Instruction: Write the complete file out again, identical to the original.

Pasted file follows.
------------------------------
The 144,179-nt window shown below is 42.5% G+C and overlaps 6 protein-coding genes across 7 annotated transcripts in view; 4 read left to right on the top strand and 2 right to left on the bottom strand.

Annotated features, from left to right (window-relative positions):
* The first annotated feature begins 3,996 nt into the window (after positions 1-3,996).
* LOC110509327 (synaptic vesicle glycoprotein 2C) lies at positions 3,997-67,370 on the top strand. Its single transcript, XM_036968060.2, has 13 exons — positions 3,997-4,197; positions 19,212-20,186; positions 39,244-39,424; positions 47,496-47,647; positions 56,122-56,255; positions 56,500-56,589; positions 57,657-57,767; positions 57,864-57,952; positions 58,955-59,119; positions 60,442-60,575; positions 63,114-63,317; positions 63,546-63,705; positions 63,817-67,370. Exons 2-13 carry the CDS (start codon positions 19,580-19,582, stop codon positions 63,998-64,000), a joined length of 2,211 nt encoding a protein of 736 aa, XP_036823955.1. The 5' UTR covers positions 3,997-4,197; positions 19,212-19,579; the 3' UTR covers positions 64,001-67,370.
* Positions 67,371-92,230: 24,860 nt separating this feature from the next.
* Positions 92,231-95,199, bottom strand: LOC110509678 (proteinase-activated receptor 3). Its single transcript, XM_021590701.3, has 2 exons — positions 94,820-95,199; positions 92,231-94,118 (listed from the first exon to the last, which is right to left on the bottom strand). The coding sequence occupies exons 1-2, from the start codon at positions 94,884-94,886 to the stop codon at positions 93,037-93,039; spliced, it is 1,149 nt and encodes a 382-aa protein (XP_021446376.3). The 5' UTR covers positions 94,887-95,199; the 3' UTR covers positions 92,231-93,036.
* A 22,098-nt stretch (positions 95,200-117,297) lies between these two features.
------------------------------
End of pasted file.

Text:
The 144,179-nt window shown below is 42.5% G+C and overlaps 6 protein-coding genes across 7 annotated transcripts in view; 4 read left to right on the top strand and 2 right to left on the bottom strand.

Annotated features, from left to right (window-relative positions):
* The first annotated feature begins 3,996 nt into the window (after positions 1-3,996).
* LOC110509327 (synaptic vesicle glycoprotein 2C) lies at positions 3,997-67,370 on the top strand. Its single transcript, XM_036968060.2, has 13 exons — positions 3,997-4,197; positions 19,212-20,186; positions 39,244-39,424; positions 47,496-47,647; positions 56,122-56,255; positions 56,500-56,589; positions 57,657-57,767; positions 57,864-57,952; positions 58,955-59,119; positions 60,442-60,575; positions 63,114-63,317; positions 63,546-63,705; positions 63,817-67,370. Exons 2-13 carry the CDS (start codon positions 19,580-19,582, stop codon positions 63,998-64,000), a joined length of 2,211 nt encoding a protein of 736 aa, XP_036823955.1. The 5' UTR covers positions 3,997-4,197; positions 19,212-19,579; the 3' UTR covers positions 64,001-67,370.
* Positions 67,371-92,230: 24,860 nt separating this feature from the next.
* Positions 92,231-95,199, bottom strand: LOC110509678 (proteinase-activated receptor 3). Its single transcript, XM_021590701.3, has 2 exons — positions 94,820-95,199; positions 92,231-94,118 (listed from the first exon to the last, which is right to left on the bottom strand). The coding sequence occupies exons 1-2, from the start codon at positions 94,884-94,886 to the stop codon at positions 93,037-93,039; spliced, it is 1,149 nt and encodes a 382-aa protein (XP_021446376.3). The 5' UTR covers positions 94,887-95,199; the 3' UTR covers positions 92,231-93,036.
* A 22,098-nt stretch (positions 95,200-117,297) lies between these two features.